The faith that they share with Berkeley Square

You know That Sign? You know, the one that says “Love is Love,” “No Human is Illegal,” “We Believe in Science,” and “Get Your Pumpkin Spice Latte Today.” Okay, I may have got just a little bit carried away there.

That Sign is all over our neighborhood, and without a sense of history, I’d be in despair that our country is being hollowed out from within by the people who think virtue is a matter of affirming the proper opinions. But thanks to Kipling and “Tomlinson,” I can think of our block as the modern version of Berkeley Square, and remember that the foolish are always with us.

You see, when Tomlinson died he had a little trouble explaining why he should get into Heaven.

The Wind that blows between the Worlds, it cut him like a knife,
And Tomlinson took up the tale and spoke of his good in life.
“O this I have read in a book,” he said, “and that was told to me,
“And this I have thought that another man thought of a Prince in Muscovy.”
The good souls flocked like homing doves and bade him clear the path,
And Peter twirled the jangling Keys in weariness and wrath.
“Ye have read, ye have heard, ye have thought,” he said, “and the tale is yet to run:
“By the worth of the body that once ye had, give answer—what ha’ ye done?”
Then Tomlinson looked back and forth, and little good it bore,
For the darkness stayed at his shoulder-blade and Heaven’s Gate before:—
“O this I have felt, and this I have guessed, and this I heard men say,
“And this they wrote that another man wrote of a carl in Norroway.”
“Ye have read, ye have felt, ye have guessed, good lack! Ye have hampered Heaven’s Gate;
“There’s little room between the stars in idleness to prate!
“For none may reach by hired speech of neighbour, priest, and kin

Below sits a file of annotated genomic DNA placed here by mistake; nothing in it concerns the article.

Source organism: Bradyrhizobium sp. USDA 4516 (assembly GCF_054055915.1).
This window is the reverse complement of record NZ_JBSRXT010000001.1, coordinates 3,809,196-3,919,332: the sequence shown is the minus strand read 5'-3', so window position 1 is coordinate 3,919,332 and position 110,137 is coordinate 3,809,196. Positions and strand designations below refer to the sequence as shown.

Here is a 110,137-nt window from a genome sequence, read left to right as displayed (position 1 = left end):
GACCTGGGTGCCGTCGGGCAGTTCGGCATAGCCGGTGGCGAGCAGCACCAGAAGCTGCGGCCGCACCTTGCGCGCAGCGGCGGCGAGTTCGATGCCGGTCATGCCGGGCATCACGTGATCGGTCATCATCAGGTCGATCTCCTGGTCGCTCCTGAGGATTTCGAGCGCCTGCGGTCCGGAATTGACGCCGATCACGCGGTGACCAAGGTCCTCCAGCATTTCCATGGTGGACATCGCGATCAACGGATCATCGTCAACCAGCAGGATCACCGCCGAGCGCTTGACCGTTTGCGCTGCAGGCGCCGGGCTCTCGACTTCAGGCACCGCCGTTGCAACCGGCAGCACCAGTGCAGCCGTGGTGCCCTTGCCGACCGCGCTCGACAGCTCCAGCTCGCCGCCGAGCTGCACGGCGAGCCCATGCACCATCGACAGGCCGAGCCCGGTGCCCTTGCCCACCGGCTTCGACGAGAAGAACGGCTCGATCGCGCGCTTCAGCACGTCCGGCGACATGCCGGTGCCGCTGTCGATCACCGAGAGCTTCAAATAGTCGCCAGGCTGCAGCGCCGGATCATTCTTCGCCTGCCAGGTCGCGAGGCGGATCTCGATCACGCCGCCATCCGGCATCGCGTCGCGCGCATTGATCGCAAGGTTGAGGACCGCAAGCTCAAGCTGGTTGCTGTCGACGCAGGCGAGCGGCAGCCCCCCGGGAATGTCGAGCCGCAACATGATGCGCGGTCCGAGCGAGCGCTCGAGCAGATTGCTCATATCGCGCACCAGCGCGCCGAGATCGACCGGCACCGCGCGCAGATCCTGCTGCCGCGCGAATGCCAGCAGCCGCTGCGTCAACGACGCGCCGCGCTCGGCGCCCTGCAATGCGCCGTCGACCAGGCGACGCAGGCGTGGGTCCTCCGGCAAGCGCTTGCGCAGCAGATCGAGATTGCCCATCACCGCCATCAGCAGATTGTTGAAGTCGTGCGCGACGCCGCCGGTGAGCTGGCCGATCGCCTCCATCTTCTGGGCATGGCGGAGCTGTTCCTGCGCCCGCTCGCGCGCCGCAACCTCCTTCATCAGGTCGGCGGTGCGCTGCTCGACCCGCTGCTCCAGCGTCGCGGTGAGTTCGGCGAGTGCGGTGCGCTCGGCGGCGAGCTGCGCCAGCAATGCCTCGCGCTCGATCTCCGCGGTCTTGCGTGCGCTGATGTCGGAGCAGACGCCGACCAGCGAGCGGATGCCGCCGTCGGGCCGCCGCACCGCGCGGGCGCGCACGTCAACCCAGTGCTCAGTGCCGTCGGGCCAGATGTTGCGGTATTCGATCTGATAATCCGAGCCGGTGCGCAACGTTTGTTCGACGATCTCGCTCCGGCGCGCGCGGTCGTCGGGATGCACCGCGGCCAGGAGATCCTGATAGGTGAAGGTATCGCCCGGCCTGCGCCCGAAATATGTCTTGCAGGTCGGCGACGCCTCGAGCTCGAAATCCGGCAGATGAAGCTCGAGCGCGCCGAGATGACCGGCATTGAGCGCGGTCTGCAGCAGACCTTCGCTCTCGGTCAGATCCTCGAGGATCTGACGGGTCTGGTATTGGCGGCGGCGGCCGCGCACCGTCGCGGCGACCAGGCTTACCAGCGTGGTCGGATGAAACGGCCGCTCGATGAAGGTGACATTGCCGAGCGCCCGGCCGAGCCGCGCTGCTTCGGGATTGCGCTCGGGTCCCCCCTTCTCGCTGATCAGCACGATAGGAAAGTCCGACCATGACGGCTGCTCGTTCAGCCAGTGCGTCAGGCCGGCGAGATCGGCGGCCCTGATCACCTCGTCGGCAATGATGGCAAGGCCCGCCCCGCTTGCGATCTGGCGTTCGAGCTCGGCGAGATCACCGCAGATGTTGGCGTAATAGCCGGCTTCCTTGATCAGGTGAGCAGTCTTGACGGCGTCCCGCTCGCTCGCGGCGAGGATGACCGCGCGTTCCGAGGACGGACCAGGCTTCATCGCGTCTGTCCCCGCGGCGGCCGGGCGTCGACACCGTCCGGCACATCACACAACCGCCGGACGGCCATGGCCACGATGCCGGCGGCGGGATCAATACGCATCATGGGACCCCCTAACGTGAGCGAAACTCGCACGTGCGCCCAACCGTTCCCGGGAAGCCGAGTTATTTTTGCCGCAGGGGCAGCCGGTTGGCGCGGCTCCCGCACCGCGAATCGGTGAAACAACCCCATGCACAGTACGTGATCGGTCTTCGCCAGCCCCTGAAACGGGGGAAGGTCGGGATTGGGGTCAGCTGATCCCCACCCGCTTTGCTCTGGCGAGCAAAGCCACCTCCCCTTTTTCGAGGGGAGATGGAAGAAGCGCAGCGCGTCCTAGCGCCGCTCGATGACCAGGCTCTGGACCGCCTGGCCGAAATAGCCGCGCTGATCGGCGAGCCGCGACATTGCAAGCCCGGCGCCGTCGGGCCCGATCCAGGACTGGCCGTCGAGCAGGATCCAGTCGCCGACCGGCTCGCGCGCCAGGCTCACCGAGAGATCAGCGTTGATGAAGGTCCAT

“Through borrowed deed to God’s good meed that lies so fair within;
“Get hence, get hence to the Lord of Wrong, for thy doom has yet to run,
“And . . . the faith that ye share with Berkeley Square uphold you, Tomlinson!”

But it gets worse. Faced with the horror of the Abyss, Tomlinson begs for shelter in Hell.

The Wind that blows between the Worlds, it cut him like a knife,
And Tomlinson took up the tale and spoke of his sins in life:—
“Once I ha’ laughed at the power of Love and twice at the grip of the Grave,
“And thrice I ha’ patted my God on the head that men might call me brave.”
The Devil he blew on a brandered soul and laid it aside to cool:—
“Do ye think I would waste my good pit-coal on the hide of a brain-sick fool?
“I see no worth in the hobnail mirth or the jolthead jest ye did
“That I should waken my gentlemen that are sleeping three on a grid.”
Then Tomlinson looked back and forth, and there was little grace,
For Hell-Gate filled the houseless soul with the Fear of Naked Space.
“Nay, this I ha’ heard,” quo’ Tomlinson, “and this was noised abroad,
“And this I ha’ got from a Belgian book on the word of a dead French lord.”
—”Ye ha’ heard, ye ha’ read, ye ha’ got, good lack! and the tale begins afresh—
“Have ye sinned one sin for the pride o’ the eye or the sinful lust of the flesh?”

Finally the Devil sends Tomlinson back to the world and tells him to live this time.

“Ye are neither spirit nor spirk,” he said; “ye are neither book nor brute—
“Go, get ye back to the flesh again for the sake of Man’s repute.
“I’m all o’er-sib to Adam’s breed that I should mock your pain,
“But look that ye win to a worthier sin ere ye come back again.
“Get hence, the hearse is at your door—the grim black stallions wait—
“They bear your clay to place to-day. Speed, lest ye come too late!
“Go back to Earth with lip unsealed—go back with open eye,
“And carry my word to the Sons of Men or ever ye come to die:
“That the sin they do by two and two they must pay for one by one,
“And . . . the God you took from a printed book be with you, Tomlinson!”


    • Tim Turner on October 25, 2022 at 1:02 PM

    Thanks, Margaret! I had never read that before.
    I decided to look for the poem on the internet. Wow! That guy Kipling, huh? I remember reading Paradise Lost in high school, and was suitably impressed. I never “studied” Kipling, but throughout my life I’ve been impressed with his style and down to earth messages.
    Again, thank you for the read (and the context.)  🙂

  1. An exceedingly relevant citation, Margaret. The eternal realm respects not the idle, nor the uncommitted. What the penalty may be, we who live cannot be certain. Perhaps Saint John had a glimpse:

    I know thy works, that thou art neither cold, nor hot. I would thou wert cold, or hot. But because thou art lukewarm, and neither cold, nor hot, I will begin to vomit thee out of my mouth. [Revelation 3:15-16]

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